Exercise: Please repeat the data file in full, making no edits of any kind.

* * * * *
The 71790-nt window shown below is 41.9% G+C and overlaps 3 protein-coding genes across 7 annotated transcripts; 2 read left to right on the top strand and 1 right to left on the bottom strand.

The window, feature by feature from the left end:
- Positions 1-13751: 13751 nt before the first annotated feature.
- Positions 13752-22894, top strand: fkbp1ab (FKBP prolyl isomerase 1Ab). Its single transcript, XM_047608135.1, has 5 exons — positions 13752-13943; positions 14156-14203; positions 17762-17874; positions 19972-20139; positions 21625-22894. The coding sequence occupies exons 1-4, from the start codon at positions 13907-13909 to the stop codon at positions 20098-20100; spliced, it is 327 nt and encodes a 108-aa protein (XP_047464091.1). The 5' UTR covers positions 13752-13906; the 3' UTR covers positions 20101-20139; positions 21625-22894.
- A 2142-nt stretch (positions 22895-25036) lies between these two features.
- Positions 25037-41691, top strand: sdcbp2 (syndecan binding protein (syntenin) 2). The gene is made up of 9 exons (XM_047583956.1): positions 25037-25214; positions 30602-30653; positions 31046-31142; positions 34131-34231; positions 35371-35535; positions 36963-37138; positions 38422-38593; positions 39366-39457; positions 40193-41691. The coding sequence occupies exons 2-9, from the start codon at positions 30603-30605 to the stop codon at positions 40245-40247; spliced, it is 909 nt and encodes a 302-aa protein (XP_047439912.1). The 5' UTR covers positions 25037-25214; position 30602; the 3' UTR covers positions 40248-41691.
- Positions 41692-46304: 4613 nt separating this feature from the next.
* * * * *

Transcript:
The 71790-nt window shown below is 41.9% G+C and overlaps 3 protein-coding genes across 7 annotated transcripts; 2 read left to right on the top strand and 1 right to left on the bottom strand.

The window, feature by feature from the left end:
- Positions 1-13751: 13751 nt before the first annotated feature.
- Positions 13752-22894, top strand: fkbp1ab (FKBP prolyl isomerase 1Ab). Its single transcript, XM_047608135.1, has 5 exons — positions 13752-13943; positions 14156-14203; positions 17762-17874; positions 19972-20139; positions 21625-22894. The coding sequence occupies exons 1-4, from the start codon at positions 13907-13909 to the stop codon at positions 20098-20100; spliced, it is 327 nt and encodes a 108-aa protein (XP_047464091.1). The 5' UTR covers positions 13752-13906; the 3' UTR covers positions 20101-20139; positions 21625-22894.
- A 2142-nt stretch (positions 22895-25036) lies between these two features.
- Positions 25037-41691, top strand: sdcbp2 (syndecan binding protein (syntenin) 2). The gene is made up of 9 exons (XM_047583956.1): positions 25037-25214; positions 30602-30653; positions 31046-31142; positions 34131-34231; positions 35371-35535; positions 36963-37138; positions 38422-38593; positions 39366-39457; positions 40193-41691. The coding sequence occupies exons 2-9, from the start codon at positions 30603-30605 to the stop codon at positions 40245-40247; spliced, it is 909 nt and encodes a 302-aa protein (XP_047439912.1). The 5' UTR covers positions 25037-25214; position 30602; the 3' UTR covers positions 40248-41691.
- Positions 41692-46304: 4613 nt separating this feature from the next.